It has been 18 months since Ashley Loring Heavy Runner went missing from the Blackfeet Indian Reservation in Browning, Montana.
Her family is still desperate for answers. Because Loring Heavy Runner was an adult — she was 20 years old when she disappeared June 12, 2017 — the family has received little help from authorities.
Sister Kimberly Loring has led door-to-door searches and scoured the mountains near U.S. Highway 89, the last place the young woman was seen.
On Dec. 12, with assistance from The United Methodist Church, Loring and her family were able to take their story to lawmakers in Washington.
“I hope people see that we can’t be swept under the rug and that we need help,” Loring said. “The family is doing 80 percent of the work looking for Ashley. We need more help to bring Ashley home.”
Members of Loring Heavy Runner’s family attend Blackfeet United Methodist Parish in Browning. When Kimberly Loring was invited by U.S. Sen. Jon Tester (D-MT) to testify in the Senate oversight hearing titled “Missing and Murdered: Confronting the Silent Crisis in Indian Country,” church members wanted to help.
“We have been keeping up with the search for Ashley and the issues around murdered and missing indigenous women for some time,” said Sheriann Hill, a member of United Methodist Women and wife of the Rev. Calvin Hill, who is appointed to Blackfeet United Methodist Parish.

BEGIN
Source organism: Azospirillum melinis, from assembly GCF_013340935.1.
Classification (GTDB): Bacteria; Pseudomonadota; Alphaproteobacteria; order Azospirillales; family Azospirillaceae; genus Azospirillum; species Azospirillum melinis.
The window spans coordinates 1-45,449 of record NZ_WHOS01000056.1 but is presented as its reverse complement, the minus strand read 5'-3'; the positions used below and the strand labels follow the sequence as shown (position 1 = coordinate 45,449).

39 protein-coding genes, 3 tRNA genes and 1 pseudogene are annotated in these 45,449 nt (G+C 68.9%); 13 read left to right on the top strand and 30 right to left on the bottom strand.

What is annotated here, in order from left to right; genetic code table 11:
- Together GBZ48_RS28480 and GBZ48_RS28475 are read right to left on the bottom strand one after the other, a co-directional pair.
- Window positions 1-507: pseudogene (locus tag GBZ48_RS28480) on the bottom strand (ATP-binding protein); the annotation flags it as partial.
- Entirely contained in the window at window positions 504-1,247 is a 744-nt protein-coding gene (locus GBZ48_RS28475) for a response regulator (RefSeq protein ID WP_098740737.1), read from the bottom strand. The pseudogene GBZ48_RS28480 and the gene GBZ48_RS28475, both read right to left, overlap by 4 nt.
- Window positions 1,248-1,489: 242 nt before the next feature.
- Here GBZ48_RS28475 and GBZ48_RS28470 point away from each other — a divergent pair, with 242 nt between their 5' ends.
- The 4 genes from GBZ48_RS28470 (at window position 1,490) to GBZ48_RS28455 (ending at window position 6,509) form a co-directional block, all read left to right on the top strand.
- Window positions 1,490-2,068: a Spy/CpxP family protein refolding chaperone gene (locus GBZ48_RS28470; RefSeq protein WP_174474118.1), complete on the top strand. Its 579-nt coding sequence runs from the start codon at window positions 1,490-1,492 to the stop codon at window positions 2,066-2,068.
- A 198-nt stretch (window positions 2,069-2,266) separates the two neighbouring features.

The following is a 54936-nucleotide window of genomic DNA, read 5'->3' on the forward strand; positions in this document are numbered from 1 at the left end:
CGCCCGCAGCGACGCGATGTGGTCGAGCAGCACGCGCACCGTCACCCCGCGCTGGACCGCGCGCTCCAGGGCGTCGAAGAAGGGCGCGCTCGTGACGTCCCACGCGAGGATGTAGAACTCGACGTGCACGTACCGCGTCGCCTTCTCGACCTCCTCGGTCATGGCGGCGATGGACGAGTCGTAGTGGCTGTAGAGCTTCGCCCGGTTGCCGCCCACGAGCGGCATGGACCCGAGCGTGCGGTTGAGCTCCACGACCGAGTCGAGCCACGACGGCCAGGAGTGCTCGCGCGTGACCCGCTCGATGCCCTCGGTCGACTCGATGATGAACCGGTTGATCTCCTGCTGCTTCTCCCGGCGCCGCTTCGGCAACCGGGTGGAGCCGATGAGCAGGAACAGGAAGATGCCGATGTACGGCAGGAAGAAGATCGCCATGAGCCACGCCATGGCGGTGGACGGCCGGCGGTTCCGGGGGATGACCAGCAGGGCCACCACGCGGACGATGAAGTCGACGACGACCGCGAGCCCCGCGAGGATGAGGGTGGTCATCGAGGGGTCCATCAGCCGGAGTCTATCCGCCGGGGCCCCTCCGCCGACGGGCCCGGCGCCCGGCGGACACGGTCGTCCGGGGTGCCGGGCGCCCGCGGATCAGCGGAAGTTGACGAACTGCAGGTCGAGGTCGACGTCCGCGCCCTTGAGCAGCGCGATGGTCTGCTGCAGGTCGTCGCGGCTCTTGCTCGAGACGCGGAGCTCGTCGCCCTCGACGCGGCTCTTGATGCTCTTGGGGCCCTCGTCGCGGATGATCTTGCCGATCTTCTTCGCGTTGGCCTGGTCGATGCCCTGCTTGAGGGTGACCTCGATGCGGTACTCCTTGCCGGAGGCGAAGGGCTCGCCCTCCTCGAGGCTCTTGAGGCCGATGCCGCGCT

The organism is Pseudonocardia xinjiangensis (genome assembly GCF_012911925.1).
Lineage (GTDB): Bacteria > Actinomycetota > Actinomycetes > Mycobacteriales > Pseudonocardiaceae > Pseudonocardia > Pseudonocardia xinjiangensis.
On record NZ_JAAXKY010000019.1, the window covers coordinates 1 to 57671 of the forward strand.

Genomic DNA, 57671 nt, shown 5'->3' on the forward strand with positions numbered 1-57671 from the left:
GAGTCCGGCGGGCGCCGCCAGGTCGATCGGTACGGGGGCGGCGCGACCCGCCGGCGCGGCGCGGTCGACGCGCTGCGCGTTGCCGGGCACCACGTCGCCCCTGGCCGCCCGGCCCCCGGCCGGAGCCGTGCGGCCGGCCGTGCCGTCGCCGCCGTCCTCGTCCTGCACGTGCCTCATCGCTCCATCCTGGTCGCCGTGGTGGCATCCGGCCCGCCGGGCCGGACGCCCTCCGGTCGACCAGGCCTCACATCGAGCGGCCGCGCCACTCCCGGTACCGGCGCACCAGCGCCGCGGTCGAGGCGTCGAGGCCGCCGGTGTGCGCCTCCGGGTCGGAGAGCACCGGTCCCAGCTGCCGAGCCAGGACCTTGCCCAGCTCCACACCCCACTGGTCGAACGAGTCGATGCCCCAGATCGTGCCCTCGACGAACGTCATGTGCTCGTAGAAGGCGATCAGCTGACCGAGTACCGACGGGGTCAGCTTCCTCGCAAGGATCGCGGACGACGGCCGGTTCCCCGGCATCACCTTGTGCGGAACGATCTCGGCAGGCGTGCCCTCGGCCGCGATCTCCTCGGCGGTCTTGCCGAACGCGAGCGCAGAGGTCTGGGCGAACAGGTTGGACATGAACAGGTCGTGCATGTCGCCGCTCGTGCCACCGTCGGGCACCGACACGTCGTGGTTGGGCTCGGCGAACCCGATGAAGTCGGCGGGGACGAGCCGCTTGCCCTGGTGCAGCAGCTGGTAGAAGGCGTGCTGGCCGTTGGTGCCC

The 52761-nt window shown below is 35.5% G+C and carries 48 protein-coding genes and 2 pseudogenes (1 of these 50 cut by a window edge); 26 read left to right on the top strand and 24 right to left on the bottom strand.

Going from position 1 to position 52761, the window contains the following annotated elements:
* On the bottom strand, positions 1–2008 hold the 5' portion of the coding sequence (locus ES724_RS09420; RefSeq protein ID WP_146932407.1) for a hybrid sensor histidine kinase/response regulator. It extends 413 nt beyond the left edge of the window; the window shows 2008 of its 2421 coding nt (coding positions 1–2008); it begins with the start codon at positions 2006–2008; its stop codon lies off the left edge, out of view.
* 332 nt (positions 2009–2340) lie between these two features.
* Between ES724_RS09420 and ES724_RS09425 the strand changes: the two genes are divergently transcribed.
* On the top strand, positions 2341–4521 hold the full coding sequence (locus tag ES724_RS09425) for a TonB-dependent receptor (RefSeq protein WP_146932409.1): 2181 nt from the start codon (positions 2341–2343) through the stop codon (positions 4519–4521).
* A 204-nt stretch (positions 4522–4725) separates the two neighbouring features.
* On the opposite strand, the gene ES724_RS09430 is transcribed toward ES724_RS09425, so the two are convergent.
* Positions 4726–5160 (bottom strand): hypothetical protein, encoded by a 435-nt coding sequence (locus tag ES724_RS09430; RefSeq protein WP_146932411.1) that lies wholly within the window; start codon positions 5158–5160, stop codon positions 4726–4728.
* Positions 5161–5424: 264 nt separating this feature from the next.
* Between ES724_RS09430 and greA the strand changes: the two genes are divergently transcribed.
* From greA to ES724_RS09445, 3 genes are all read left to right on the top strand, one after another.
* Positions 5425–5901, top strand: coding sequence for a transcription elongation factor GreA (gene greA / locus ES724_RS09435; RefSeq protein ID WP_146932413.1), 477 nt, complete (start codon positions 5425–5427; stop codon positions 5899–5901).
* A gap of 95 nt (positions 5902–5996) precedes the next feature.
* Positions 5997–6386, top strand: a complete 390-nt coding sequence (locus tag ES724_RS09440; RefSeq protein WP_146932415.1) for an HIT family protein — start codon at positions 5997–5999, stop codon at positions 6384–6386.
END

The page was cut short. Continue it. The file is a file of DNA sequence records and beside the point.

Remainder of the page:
The local United Methodist Women group raised $300 to help with travel expenses for the Loring family to attend the hearing and reached out to the denomination’s Native American Comprehensive Plan, which matched the gift. They also contacted Bishop Karen Oliveto, Mountain Sky Episcopal Area, for help.
“The Mountain Sky Conference staff mobilized to find support so that Kim could tell her story,” Oliveto said.
The conference contributed $1,700 in travel expenses to send Loring and a cousin, Lissa Loring, to the hearing. Oliveto also connected the women with staff from the United Methodist Board of Church and Society, who provided housing and accompanied the women to the hearing.
“Our Native American sisters are being murdered and are missing at alarming rates. We must tell their stories. We must enact legislation to address this crisis,” Oliveto said.
Unfortunately, Loring Heavy Runner’s disappearance is just one chapter in the story of missing and murdered indigenous women. The murder rate for indigenous women is 10 times the national rate on some reservations, according to a 2016 National Institute of Justice study. More than half of Native American women have been sexually assaulted, including over a third who have been raped during their lifetime, according to the study, which noted that the rate of rape is nearly 2.5 times higher than for white women.
“We consider this not only a public health crisis, but a crisis against our future generations,” testified Amber Crotty of the Navajo Nation during the hearing. She expressed concern about jurisdiction complications between tribal police, state law enforcement and federal agents that cause a delay in response time to missing women and children.